Nwanguma did not determine their needs, Knox said. He only visited them and provided care authorized by his employer, she said. He never believed he was committing fraud, nor should he have, Knox added.
Two others, Patience Okoroji and Usani Ewah, co-owned Timely Home Health Services and recruited patients for the scheme, authorities said.
Ewah, the company's director of nursing and a registered nurse, pleaded guilty earlier this month.
And Okoroji, an administrator and licensed vocational nurse, pleaded guilty last week.
Okoroji and Ewah paid people, including Nwanguma, to recruit Medicare beneficiaries for home health services, prosecutors said.
Some of those Medicare patients are scheduled to testify on behalf of the government this week.
But one of the patients included in the indictment died in January 2016. Prosecutors said that they learned about this only while preparing for trial but that the patient's son would testify about her condition during the alleged conspiracy.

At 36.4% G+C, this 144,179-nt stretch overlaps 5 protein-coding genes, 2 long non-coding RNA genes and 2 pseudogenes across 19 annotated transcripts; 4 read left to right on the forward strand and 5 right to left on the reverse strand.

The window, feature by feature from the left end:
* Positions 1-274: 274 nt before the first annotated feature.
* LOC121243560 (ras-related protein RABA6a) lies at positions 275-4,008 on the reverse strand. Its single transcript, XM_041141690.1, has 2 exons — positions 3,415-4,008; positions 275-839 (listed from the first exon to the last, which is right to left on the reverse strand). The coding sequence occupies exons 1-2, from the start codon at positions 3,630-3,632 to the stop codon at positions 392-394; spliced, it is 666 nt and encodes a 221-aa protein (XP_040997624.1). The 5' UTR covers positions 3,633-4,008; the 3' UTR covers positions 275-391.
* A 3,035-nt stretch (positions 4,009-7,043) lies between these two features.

A sixth defendant, physician's assistant Shawn Chamberlain of Collin County, was charged separately and pleaded guilty in 2016.
Chamberlain, part-owner of Boomer House Calls, hired Robinett to apply for a Medicare number so he could use it to sign false physician certifications indicating that people needed home health care, court records allege.
Chamberlain provided the certifications to Timely Home Health from August 2013 to September 2015, resulting in about $1.6 million worth of false Medicare billings, according to his indictment.
Source: The Dallas News